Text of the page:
This is another handy recipe for when you have more curds than you need for your daily consumption, and you are looking for ways to use it up. I have created a very easy-to-prepare chicken dish with very few spices (compared to what we usually use in Tamil Nadu for non-vegetarian cooking) and thick fresh curds.
I discovered a ‘Carpetbag Steak’ recipe when browsing through an old cookbook from my personal library. I was fascinated by the concept of stuffing steaks or fillets and skewering or suturing them with cotton thread before grilling or broiling. But the stuffing that is used in these recipes is not the norm in Tamil kitchens, because we do not combine meat with shellfish (mussels or oysters). So, I use a spicy vegetarian stuffing to add flavour to the carpetbag meat.
Pork Vindaloo is primarily a Goan preparation with many variations found throughout the west coast. It is very easy to make and will keep even for 3 days without refrigerating. I have experimented making it with different combinations of spices, and finally I arrived at this recipe which is not too spicy and could be eaten with rice or chappatis.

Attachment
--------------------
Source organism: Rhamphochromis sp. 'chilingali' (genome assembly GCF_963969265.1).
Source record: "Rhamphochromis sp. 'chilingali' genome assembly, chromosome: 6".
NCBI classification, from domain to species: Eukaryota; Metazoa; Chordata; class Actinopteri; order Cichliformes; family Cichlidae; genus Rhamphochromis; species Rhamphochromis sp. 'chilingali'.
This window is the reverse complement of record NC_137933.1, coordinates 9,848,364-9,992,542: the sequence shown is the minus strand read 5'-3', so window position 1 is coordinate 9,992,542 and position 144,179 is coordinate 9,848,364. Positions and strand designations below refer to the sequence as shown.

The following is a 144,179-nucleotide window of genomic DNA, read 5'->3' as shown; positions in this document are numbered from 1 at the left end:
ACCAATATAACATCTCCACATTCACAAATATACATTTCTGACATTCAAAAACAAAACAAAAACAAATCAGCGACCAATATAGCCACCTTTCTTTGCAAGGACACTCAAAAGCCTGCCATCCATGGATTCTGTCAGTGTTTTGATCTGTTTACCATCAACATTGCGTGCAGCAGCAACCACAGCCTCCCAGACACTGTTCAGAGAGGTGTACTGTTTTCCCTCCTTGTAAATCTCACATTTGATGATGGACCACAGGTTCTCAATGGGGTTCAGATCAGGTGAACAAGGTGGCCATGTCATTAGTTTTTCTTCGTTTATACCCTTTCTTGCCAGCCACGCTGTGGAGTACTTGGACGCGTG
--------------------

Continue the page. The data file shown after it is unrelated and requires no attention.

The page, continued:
January is the month when we South Indians see a variety of vegetables which are seasonal. Mangai Inji is a kind of ginger which has the flavour of unripe mango (hence its name). Though it looks like the ginger which is used to spice up food preparations, mango ginger is very very mild in flavour and has a finer texture. It is usually preserved in the form of a pickle which will keep for about a month in a refrigerator.
A beautiful and delicious meal to ring in the New Year, and is hopefully a sign that 2017 will be a beautiful year. The term Kola Urundai in Tamil means round balls, as if balls are any other shape! Brinji rice is rice cooked in milk and spices. This exotic and delicately flavoured dish is unique in that the meatballs are deep fried and then cooked along with the rice, not served as an accompaniment or as garnish. I have come across this recipe only in my family. I think it belongs to my great-grandmother who had settled in Thanjavur in the 1800s – perhaps she got it there. It is quite easy to make even though it is one dish composed of two preparations.
I developed this chicken and capsicum curry to dish up a non-vegetarian preparation in a hurry. It is very mild and can be served to both children and the elderly, or anyone who is on a bland diet. Because it is not very spicy it goes better with fried rice or noodles rather than bread or chapathi.
I came across an interesting combination of spices for chicken pulav in The Asian Cookbook. The recipe did not use any green spices such as green chillies, tomato, or coriander and mint leaves. It used spices that are usually available in the Indian kitchen, making it very easy to prepare as a special dish if you have unexpected guests.